All Replies on Using a blade with a missing tooth???

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View harriw's profile

Using a blade with a missing tooth???

by harriw
posted 11-29-2012 12:14 AM

19 replies so far

View Biff's profile


126 posts in 2012 days

#1 posted 11-29-2012 12:16 AM

I would also worry about being off balance and the fact that if they had a bad batch, other teeth may let loose during use. Best to return it unused. If they don’t want it back then have a saw shop fix it.

-- Interested in Oregon property? Visit me at

View OggieOglethorpe's profile


1276 posts in 2109 days

#2 posted 11-29-2012 12:20 AM


If shock or physical impact caused the tooth to come off, others may be damaged.

You could send the blade to a qualified sharpening shop that replaces teeth, and have them check the other welds, but personally, I’d just use the new one and move on.

View 404 - Not Found's profile

404 - Not Found

2544 posts in 2968 days

#3 posted 11-29-2012 12:24 AM

Yes, a saw shop can braze a new tooth on.
The question of safety is a good one. If I knew a tooth was missing on a blade I wouldn’t use it, but there have been occasions when I’ve used a blade with missing teeth without knowing, and nothing happened. Done this with a cutting blade and on the mitre saw. Only noticed the teeth were missing when changing blades.

View harriw's profile


129 posts in 2206 days

#4 posted 11-29-2012 12:36 AM

Ok, thanks!

I’ll wait and see if Rockler wants this one back, and if not see if I can’t find a shop to re-attached the tooth. I was hoping that might be possible – it’s just too nice a blade (at least from what I’ve read) to throw away :)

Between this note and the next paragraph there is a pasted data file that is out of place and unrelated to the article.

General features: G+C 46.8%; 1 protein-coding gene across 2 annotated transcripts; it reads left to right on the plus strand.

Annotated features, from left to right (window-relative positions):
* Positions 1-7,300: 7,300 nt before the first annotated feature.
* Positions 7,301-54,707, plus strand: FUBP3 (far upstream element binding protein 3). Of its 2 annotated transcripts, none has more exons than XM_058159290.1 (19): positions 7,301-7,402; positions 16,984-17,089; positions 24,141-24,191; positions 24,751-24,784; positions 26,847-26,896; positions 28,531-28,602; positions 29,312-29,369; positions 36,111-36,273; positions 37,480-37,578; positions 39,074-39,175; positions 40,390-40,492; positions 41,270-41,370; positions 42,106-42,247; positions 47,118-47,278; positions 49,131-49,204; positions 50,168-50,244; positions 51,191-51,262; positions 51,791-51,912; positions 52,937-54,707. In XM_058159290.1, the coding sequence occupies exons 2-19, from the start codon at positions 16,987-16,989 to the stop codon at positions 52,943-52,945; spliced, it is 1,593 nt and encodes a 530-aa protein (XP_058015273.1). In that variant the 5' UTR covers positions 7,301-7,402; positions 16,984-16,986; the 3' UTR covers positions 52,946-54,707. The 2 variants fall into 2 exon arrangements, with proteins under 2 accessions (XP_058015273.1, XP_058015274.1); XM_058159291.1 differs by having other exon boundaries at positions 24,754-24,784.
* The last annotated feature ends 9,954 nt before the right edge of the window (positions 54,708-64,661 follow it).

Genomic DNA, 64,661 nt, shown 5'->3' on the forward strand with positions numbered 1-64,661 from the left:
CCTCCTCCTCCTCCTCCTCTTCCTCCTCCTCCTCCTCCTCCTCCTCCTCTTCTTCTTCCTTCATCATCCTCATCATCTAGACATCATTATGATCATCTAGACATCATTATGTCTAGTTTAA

Thanks again!

-- Bill - Western NY

View REO's profile


928 posts in 2072 days

#5 posted 11-29-2012 12:45 AM

that little peice of carbide isnt going to bother. as far as the out of balance is concerned you put much more stress on the bearings cutting a peice of wood than the out of balance would cause. I would visibly check the remeining teeth for damage or faulty brazing. depends on the grind. alternating or triple chip. in very hard woods it may want to crowd toward the side of the cut where the lead of the tooth is missing. For the most part it should cut just fine.

View lieutenantdan's profile


176 posts in 2304 days

#6 posted 11-29-2012 12:55 AM

Would you date a girl with a missing tooth?? Nope.

-- "Of all the things I have lost in life, I miss my mind the most."

View bondogaposis's profile


4727 posts in 2350 days

#7 posted 11-29-2012 12:56 AM

The thing I would worry about is if other teeth are going to come flying off the blade. Could be defective from the manufacturer. The last thing I would want is little pieces of carbide to come flying onto my face at 3450 rpm. If is was mine I’d chuck it.

-- Bondo Gaposis

View knotscott's profile


8014 posts in 3374 days

#8 posted 11-29-2012 02:50 AM

It depends…..

-- Happiness is like wetting your pants...everyone can see it, but only you can feel the warmth....

View jap's profile


1251 posts in 2052 days

#9 posted 11-29-2012 02:58 AM

not me

-- Joel

View runswithscissors's profile


2751 posts in 2024 days

#10 posted 11-29-2012 08:01 AM

I’d use it but not stand in the line of fire. And wear a face mask. And chain mail or other body armor if you have it.

-- I admit to being an adrenaline junky; fortunately, I'm very easily frightened